Crisis-hit Venezuela awaits as opposition leader and self-declared president plans return despite security concerns
Venezuela is waiting for Guaido.
The man who would be paramount leader of a country in upheaval is on the move. He heads to Paraguay on Friday after lobbying in Brazil for international pressure on the government back home and coordinating a failed attempt to deliver aid across the Colombian border to desperate Venezuelans.
Caracas is also on the itinerary for Juan Guaido, the Venezuelan opposition chief who declared himself president. He says he's going home in the coming days despite “threats,” in another looming flashpoint in his power struggle with Nicolas Maduro, the military-backed president targeted by U.S. oil sanctions aimed at forcing his ouster.
A defiant return by Guaido to steer protests against Maduro would test the resolve of a government that says the 35-year-old head of Venezuela's National Assembly left the country illegally. Even so, any attempt to arrest Guaido could further inflame tensions in a country where hyperinflation, shortages of food and medicine and other hardships have forced several million Venezuelans — about one-tenth of the population — to flee the country in the last few years.
Just how he will get back into Venezuela, or whether Venezuelan security forces would try to block him, is unclear. In an interview with Colombia's El Tiempo newspaper, Guaido described his secretive exit from Venezuela, a 42-hour trip from Caracas to the Colombian border during which he changed clothes and had to leave behind his bag.
“We had to talk to a lot of military personnel, we had to talk to a lot of people who are trying to help us,” said Guaido, who has urged the military leadership to turn against Maduro _ an appeal that has failed despite the desertions of some hundreds of lower-ranking members of the security forces.
Maduro, often combative in public, recently took a softer tone during a televised appearance in which he declared that the annual carnival season was starting on Thursday, a couple of days earlier than usual.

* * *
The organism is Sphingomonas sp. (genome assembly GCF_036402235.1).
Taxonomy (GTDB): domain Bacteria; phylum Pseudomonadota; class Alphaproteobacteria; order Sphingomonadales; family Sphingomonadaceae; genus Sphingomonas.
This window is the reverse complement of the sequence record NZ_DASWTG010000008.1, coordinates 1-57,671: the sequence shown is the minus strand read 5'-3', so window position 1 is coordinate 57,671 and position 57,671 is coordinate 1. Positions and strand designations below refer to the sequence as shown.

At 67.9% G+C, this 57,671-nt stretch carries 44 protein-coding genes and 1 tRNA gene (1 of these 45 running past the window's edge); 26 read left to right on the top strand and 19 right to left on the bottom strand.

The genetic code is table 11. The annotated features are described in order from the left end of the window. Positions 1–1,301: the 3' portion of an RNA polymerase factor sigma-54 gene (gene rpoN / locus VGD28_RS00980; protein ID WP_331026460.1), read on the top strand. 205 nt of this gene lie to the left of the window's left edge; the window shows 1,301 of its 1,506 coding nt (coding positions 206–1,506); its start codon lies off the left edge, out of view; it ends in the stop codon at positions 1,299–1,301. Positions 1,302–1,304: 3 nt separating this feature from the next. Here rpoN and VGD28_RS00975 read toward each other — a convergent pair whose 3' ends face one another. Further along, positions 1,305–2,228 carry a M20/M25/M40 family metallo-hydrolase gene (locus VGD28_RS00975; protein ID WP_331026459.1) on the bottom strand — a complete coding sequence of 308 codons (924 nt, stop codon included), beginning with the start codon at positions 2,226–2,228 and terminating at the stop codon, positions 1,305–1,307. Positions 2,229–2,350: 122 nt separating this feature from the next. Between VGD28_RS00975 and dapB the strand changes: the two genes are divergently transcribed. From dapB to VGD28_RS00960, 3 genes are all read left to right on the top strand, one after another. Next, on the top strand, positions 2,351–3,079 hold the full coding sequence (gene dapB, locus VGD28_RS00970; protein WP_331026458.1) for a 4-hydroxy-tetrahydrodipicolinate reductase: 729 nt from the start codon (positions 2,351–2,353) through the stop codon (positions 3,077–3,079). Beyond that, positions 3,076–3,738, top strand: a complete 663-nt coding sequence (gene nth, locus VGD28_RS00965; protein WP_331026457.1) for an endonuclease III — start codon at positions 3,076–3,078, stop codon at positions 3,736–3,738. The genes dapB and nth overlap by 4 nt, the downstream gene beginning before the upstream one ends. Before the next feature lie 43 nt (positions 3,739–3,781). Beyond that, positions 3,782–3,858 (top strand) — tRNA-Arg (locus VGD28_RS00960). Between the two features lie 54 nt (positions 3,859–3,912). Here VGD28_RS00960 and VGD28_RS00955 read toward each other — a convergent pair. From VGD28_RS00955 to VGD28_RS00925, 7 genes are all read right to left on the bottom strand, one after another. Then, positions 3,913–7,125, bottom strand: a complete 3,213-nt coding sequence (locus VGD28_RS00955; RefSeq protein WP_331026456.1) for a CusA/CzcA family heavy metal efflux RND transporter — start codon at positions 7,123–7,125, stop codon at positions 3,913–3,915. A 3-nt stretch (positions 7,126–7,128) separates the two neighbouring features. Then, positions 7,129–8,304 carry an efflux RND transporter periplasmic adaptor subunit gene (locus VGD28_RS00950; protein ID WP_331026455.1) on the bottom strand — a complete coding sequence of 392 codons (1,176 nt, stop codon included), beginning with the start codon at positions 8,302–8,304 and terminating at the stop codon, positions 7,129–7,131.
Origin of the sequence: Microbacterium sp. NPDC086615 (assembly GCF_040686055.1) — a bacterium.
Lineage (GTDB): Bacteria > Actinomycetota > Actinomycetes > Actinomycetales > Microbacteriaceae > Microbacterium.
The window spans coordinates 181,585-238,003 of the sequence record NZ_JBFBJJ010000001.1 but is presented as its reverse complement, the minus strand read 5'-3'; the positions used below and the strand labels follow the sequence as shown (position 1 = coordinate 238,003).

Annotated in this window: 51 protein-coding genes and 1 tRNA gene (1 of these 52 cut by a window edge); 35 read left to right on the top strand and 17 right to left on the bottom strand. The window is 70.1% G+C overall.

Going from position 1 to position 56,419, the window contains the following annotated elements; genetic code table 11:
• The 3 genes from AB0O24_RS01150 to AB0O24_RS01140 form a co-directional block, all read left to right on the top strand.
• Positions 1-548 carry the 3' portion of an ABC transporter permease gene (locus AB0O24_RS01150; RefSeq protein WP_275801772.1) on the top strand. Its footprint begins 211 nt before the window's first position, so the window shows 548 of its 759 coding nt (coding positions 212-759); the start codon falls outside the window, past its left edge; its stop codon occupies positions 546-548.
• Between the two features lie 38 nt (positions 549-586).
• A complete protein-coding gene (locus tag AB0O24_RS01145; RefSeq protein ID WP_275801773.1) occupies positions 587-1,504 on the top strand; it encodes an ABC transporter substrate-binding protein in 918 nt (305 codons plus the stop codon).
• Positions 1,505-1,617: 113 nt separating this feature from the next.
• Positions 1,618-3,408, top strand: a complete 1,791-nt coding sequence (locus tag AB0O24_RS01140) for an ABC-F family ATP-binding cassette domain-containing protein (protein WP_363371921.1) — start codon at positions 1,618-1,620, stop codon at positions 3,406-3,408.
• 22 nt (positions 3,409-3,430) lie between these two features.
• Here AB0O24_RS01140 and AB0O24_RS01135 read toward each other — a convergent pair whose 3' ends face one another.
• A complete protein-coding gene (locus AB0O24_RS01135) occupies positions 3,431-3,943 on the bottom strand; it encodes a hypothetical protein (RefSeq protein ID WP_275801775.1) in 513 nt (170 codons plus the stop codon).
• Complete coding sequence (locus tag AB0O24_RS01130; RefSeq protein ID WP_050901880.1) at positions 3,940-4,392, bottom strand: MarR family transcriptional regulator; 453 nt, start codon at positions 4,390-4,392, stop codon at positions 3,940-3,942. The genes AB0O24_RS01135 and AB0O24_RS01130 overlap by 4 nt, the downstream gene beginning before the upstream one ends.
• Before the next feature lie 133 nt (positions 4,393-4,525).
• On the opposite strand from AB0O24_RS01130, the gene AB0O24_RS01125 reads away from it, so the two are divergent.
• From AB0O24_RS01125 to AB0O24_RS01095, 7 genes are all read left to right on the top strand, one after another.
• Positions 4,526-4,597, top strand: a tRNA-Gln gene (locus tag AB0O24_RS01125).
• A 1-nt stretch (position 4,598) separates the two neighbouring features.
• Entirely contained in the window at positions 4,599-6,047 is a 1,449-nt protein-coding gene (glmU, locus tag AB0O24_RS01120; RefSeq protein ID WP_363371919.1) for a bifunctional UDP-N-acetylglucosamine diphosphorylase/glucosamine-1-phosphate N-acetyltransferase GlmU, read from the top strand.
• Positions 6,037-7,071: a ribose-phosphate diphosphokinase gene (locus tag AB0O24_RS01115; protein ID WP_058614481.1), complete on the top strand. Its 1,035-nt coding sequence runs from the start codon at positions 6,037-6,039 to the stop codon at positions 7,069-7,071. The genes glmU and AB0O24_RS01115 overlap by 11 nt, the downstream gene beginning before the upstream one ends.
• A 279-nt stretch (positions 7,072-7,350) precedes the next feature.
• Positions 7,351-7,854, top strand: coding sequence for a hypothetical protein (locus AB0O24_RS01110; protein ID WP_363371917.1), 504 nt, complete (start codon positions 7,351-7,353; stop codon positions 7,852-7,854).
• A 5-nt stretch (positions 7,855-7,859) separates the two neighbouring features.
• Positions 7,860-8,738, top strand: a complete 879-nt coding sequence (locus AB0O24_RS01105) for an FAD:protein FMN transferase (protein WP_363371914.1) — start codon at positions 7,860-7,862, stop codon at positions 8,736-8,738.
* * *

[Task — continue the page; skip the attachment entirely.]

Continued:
“President Rhythm, President Passion, that's me,” said Maduro, who has denounced his opponents as killers and criminals in fiery speeches reminiscent of the style of predecessor Hugo Chavez. The late leader's rhetoric about imperialism and Venezuela's Bolivarian revolution, along with subsidies for the poor, galvanized a support base that has eroded under Maduro.
The United States and about 50 other countries recognize Guaido as Venezuela's legitimate leader and support his claim that Maduro was re-elected last year in an allegedly flawed vote. But the opposition leader's efforts to wrest power from his adversary have stumbled, raising the prospect of a protracted standoff in which U.S. sanctions inflict deeper economic pain on Venezuelans.
Guaido had announced that last weekend's attempt to deliver several hundred tons of U.S.-supplied humanitarian aid from Colombia into Venezuela would be politically decisive, but Venezuelan forces blocked the aid that Maduro said was part of a scheme to overthrow his government.
Venezuela closed the border with Colombia ahead of clashes with protesters, inflicting more hardship. Some Venezuelan schoolchildren who receive subsidized education in the Colombian border city of Cucuta have been unable to cross over. Many people in the Venezuelan town of Urena don't have enough food and lack basic medicines that they were sometimes able to get on the Colombian side.
The United States remains committed to delivering medicine, hygiene kits and other aid to Venezuela, U.S. Secretary of State Mike Pompeo said.
“We are hopeful that over the next couple of weeks, we can really begin to make a dent in that problem,” Pompeo said.
It remains to be seen whether U.S. sanctions on the country with the world's largest oil reserves will further weaken Maduro, or divert blame for increasing deprivation to the U.S.-backed opposition. And while Guaido says all options for Maduro's removal are on the table — a comment interpreted as an openness to U.S. military intervention — Colombia, Brazil and other countries that back the opposition appear more cautious, insisting on a peaceful solution to Venezuela's crisis.